Here are the deacons, the more famous members who are allowed access to more expensive weaponry. They are the heavies of the cult, but they don’t have access to heavy weapons, just special weapons. I gave one a flamer and the other a plasma gun, because I thought both sounded like fun ways to maim enemies in a purge. These guys use bodies from the genestealer cultists kit to show they have more high tech gear than their more lowly brethren.

Now here is the real reason you should want to play Redemptionists. Zealots! These nutters can equip themselves with massive chainsaws that also have one-time use flamers on them. They also have frenzy so they basically run around the board trying to shred as many non-believers as possible. The guy on the left is the is based on the Forge World zealot WSTZ James sent me. On the right is a similar conversion I had seen on the internets before, but I’m not sure who originally did it. It is NOT my work.


As soon as I saw the massive circular saw in the genestealer cultist acolyte hybrid set, I knew it would be awesome for a zealot. What I did not foresee was how much of a pain it would be to fit it on to a Warhammer Fantasy flagellant body (also from WSTZ James, he’s seriously the best). At first I cut the saw off at the hands to attach to some flagellant arms, but then there was giant gaps in the shoulders, so I ended up just cutting the third arm off the hybrid arms and glueing them back to the hands they were cut from. Kind of sloppy and results in some weird looking arms, but I figured he’s has a slight mutation, but his zealotry is enough (and the Star Child is more forgiving remember) that his brethren accept him for it anyway.


And the last mini before we get to the paint job is the priest. As the leader I gave him a chainsword and a meltagun. Meltaguns are probably a little overkill in the early game, but without heavy weapons I wanted to use a variety of special weapons. Also, melting faces is fun! I gave him a little hourglass to represent the tracking of time until the rebirth of the Star Child.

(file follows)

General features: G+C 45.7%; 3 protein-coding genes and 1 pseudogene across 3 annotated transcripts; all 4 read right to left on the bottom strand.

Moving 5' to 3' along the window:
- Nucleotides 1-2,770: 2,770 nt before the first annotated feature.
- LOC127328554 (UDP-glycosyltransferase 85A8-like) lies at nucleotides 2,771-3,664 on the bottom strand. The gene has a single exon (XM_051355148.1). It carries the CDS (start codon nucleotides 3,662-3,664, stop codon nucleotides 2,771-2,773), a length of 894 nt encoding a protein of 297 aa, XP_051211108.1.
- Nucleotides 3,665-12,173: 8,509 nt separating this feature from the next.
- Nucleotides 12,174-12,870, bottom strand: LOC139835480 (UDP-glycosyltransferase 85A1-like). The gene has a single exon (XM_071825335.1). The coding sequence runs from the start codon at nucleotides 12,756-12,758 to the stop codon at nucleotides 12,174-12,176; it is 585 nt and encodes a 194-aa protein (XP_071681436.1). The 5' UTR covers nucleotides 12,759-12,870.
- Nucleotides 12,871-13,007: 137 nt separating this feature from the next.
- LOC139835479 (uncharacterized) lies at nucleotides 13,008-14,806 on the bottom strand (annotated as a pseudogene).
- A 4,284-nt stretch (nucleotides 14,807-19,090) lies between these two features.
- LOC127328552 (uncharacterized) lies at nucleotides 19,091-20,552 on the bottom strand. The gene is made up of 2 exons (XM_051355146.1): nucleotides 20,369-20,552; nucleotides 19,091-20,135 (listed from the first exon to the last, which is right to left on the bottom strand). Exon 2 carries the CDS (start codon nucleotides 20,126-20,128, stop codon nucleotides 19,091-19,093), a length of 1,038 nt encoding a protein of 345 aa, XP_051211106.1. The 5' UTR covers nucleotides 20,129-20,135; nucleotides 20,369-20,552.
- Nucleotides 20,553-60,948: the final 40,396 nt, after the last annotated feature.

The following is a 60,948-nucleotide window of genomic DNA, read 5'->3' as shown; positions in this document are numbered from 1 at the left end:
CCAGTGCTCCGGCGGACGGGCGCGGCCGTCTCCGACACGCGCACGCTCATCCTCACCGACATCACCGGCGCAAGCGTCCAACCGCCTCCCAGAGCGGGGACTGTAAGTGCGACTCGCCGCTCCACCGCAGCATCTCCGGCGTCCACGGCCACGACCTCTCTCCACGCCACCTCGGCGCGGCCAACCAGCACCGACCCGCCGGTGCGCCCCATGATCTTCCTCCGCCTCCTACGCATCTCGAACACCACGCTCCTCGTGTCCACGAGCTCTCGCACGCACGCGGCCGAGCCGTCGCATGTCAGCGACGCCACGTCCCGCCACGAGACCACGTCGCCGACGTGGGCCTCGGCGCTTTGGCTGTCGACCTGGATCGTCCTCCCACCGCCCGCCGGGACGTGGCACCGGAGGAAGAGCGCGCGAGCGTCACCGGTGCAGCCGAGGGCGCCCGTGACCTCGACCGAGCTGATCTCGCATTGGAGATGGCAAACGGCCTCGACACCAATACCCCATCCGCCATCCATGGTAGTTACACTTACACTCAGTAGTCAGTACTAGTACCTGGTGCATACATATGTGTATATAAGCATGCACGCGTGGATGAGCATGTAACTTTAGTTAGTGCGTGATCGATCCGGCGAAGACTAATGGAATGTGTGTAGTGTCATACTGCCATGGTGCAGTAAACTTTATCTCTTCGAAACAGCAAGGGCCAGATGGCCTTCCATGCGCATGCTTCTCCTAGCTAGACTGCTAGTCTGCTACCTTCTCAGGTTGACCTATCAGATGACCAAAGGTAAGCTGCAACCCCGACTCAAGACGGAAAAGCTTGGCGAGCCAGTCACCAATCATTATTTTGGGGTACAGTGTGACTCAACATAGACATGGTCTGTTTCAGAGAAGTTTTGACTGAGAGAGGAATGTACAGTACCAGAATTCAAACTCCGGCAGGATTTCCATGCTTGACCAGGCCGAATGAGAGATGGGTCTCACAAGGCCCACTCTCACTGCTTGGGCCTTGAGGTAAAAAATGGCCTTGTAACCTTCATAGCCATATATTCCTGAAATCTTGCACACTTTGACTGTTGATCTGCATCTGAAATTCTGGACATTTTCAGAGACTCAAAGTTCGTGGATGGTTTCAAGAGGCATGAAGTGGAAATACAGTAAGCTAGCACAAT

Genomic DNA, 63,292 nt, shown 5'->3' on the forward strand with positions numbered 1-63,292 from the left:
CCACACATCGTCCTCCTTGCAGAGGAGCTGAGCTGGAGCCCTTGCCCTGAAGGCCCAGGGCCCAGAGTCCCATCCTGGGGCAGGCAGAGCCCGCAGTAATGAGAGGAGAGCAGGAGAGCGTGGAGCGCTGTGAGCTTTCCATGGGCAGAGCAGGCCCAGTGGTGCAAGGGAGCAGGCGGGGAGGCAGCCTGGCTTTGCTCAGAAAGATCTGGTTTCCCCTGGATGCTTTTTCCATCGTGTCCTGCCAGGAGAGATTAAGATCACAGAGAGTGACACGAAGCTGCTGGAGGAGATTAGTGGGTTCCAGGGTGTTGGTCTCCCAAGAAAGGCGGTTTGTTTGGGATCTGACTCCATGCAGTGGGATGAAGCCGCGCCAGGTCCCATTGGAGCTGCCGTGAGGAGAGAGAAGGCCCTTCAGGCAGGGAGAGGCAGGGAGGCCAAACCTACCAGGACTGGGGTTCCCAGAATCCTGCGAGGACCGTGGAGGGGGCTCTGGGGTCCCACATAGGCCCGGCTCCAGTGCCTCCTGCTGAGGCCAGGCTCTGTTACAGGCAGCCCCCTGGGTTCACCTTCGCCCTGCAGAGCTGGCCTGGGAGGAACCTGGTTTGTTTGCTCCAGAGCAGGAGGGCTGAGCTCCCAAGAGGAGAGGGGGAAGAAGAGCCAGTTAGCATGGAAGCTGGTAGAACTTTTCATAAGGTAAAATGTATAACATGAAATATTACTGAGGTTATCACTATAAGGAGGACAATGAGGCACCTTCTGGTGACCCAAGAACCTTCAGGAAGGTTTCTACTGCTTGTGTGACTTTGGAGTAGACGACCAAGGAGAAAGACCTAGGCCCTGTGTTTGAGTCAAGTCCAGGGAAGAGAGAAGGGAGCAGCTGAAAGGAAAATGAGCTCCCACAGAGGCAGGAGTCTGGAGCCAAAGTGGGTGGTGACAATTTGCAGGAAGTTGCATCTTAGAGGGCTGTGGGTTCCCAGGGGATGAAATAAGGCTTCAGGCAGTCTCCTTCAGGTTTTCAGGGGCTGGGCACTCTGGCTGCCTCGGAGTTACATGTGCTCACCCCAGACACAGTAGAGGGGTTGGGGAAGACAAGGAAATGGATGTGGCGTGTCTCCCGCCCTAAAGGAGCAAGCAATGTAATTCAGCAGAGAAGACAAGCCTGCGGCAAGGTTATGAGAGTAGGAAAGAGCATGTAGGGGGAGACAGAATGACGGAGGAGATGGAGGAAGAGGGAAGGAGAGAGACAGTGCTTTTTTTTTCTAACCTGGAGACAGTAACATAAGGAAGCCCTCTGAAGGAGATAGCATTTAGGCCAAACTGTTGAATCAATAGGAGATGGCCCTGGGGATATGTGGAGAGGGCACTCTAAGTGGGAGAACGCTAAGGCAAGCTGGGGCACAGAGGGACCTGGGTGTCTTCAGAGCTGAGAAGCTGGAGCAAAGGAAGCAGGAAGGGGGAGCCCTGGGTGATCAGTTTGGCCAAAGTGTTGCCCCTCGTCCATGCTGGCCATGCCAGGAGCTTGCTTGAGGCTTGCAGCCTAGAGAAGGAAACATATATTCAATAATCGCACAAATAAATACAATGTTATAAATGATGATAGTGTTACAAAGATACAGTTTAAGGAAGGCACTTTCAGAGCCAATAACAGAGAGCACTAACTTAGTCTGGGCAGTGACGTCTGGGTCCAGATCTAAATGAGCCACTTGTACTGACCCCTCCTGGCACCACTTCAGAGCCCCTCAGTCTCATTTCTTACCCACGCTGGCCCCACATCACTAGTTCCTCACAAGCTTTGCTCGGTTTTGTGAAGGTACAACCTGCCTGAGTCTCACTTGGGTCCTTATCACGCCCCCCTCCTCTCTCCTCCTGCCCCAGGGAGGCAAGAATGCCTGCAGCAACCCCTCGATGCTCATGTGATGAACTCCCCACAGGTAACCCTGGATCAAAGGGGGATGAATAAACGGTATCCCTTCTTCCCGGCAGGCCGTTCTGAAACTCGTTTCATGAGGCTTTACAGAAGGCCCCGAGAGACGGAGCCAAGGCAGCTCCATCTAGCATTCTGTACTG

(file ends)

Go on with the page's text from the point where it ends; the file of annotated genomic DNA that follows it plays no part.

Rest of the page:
I did a lot of researching into painting techniques before I got started, because I’m a nerd like that. I landed on some techniques that registered with me and I felt I could understand how to apply. Not that I’m an expert artist, but I did enjoy doing watercolors when I was in high school. When painting watercolors you start with light colors and can build up to dark. In contrast with oil painting, which I did a little of in college, you start dark and paint to light. I found oil painting to be very frustrating. Traditional miniature painting techniques are base coat, shade, highlight or drybrush, but I was worried about having to try and build up lighter layers. Then I read about zenithal priming and then painting with washes. That’s how I ended up painting my miniatures. I sprayed them with a black primer and then a shot of white primer from above and painted with washes and metallics, nothing else. The results are something I’m quite proud of for my first time painting a full warband.

Juve #1 with club and hand flamer.

Juve #2 with flail and hand flamer.

Brother #1 with autogun.



Brothers #2 and #3 also with autoguns.

Deacon with flamer.

Deacon with plasma gun.

Zealot #1

Zealot #2


Thanks for reading guys. Unfortunately, we didn’t get around to playing Necromunda at our summer gathering, but with the new Necromunda coming soon, I already have a painted gang! Hopefully they’ll still be in the gang and the rules won’t be too different …

1 thought on “Under the Brush: My first painted warband

  1. Pingback: Under the hobby knife: Planning conversions for The Hobbit SBG | Wyrd Stones and Tackle Zones